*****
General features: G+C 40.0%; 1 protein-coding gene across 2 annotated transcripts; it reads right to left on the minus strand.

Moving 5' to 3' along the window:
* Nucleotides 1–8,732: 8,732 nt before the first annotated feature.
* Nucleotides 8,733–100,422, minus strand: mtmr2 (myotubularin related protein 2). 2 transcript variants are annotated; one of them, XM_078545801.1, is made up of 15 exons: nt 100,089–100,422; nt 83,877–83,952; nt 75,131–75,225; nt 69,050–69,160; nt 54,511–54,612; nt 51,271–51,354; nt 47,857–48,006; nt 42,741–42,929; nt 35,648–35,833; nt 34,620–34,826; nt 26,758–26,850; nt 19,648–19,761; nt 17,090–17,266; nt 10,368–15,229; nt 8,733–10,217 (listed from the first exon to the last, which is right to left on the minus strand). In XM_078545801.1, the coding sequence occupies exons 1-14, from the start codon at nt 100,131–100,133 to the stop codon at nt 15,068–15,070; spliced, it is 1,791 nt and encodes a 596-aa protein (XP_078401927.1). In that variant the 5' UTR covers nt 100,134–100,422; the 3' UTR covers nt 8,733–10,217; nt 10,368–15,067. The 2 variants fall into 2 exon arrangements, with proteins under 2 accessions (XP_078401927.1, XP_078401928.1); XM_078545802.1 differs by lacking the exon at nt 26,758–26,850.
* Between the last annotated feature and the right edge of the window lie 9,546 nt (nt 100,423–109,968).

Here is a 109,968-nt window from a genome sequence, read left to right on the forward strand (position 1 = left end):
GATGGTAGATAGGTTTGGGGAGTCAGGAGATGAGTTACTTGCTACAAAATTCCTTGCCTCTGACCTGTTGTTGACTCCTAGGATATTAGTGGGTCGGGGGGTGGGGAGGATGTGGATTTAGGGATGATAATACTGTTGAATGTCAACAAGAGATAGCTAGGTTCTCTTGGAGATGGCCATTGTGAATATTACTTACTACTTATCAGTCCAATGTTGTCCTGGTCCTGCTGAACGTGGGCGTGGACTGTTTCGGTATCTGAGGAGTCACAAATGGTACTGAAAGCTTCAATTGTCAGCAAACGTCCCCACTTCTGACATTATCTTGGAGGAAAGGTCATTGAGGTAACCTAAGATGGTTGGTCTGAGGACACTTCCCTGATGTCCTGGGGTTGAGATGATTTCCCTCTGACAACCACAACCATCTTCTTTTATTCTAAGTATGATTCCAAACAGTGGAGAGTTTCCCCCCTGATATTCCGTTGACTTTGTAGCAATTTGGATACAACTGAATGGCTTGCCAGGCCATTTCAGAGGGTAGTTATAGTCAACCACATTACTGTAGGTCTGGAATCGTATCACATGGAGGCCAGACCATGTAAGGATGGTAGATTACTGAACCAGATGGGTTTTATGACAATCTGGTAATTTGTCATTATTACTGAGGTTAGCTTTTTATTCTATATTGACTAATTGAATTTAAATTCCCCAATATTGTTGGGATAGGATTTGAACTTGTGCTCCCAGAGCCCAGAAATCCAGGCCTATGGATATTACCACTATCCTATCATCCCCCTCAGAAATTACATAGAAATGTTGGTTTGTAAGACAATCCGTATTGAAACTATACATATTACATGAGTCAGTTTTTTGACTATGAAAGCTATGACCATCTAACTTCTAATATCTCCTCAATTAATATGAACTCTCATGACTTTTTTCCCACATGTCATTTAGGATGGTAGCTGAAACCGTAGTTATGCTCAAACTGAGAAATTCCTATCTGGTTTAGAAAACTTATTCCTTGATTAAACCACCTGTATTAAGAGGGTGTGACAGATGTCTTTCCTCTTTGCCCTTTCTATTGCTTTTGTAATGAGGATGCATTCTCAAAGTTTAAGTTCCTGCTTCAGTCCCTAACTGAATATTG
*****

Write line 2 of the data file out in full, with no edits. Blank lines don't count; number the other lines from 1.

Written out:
Moving 5' to 3' along the window: